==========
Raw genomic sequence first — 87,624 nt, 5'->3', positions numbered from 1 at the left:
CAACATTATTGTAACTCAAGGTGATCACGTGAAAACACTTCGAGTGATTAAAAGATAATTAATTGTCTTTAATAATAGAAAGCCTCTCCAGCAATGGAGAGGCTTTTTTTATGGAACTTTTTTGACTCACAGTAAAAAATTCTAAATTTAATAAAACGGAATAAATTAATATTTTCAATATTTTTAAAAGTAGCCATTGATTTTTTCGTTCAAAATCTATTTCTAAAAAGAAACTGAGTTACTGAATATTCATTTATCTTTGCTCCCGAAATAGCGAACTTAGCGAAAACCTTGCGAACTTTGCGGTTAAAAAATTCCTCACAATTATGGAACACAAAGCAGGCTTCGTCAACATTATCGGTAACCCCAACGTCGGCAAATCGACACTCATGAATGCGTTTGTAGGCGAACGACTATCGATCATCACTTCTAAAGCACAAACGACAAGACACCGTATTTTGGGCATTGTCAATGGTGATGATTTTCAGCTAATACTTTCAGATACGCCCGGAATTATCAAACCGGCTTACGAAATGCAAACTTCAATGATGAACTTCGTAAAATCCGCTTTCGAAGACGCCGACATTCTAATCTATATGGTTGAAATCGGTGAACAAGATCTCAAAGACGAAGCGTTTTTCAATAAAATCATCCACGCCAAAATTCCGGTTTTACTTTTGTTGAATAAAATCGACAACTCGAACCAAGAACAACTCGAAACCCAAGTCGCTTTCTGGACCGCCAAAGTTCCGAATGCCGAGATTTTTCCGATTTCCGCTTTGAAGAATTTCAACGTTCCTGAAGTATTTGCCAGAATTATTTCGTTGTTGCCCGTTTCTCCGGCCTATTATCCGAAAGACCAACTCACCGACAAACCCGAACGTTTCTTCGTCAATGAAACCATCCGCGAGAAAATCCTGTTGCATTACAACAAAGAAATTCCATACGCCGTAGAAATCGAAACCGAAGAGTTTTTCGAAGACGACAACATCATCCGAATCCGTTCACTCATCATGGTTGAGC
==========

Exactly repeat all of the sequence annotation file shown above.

Raw genomic sequence first — 87,624 nt, 5'->3', positions numbered from 1 at the left:
CAACATTATTGTAACTCAAGGTGATCACGTGAAAACACTTCGAGTGATTAAAAGATAATTAATTGTCTTTAATAATAGAAAGCCTCTCCAGCAATGGAGAGGCTTTTTTTATGGAACTTTTTTGACTCACAGTAAAAAATTCTAAATTTAATAAAACGGAATAAATTAATATTTTCAATATTTTTAAAAGTAGCCATTGATTTTTTCGTTCAAAATCTATTTCTAAAAAGAAACTGAGTTACTGAATATTCATTTATCTTTGCTCCCGAAATAGCGAACTTAGCGAAAACCTTGCGAACTTTGCGGTTAAAAAATTCCTCACAATTATGGAACACAAAGCAGGCTTCGTCAACATTATCGGTAACCCCAACGTCGGCAAATCGACACTCATGAATGCGTTTGTAGGCGAACGACTATCGATCATCACTTCTAAAGCACAAACGACAAGACACCGTATTTTGGGCATTGTCAATGGTGATGATTTTCAGCTAATACTTTCAGATACGCCCGGAATTATCAAACCGGCTTACGAAATGCAAACTTCAATGATGAACTTCGTAAAATCCGCTTTCGAAGACGCCGACATTCTAATCTATATGGTTGAAATCGGTGAACAAGATCTCAAAGACGAAGCGTTTTTCAATAAAATCATCCACGCCAAAATTCCGGTTTTACTTTTGTTGAATAAAATCGACAACTCGAACCAAGAACAACTCGAAACCCAAGTCGCTTTCTGGACCGCCAAAGTTCCGAATGCCGAGATTTTTCCGATTTCCGCTTTGAAGAATTTCAACGTTCCTGAAGTATTTGCCAGAATTATTTCGTTGTTGCCCGTTTCTCCGGCCTATTATCCGAAAGACCAACTCACCGACAAACCCGAACGTTTCTTCGTCAATGAAACCATCCGCGAGAAAATCCTGTTGCATTACAACAAAGAAATTCCATACGCCGTAGAAATCGAAACCGAAGAGTTTTTCGAAGACGACAACATCATCCGAATCCGTTCACTCATCATGGTTGAGC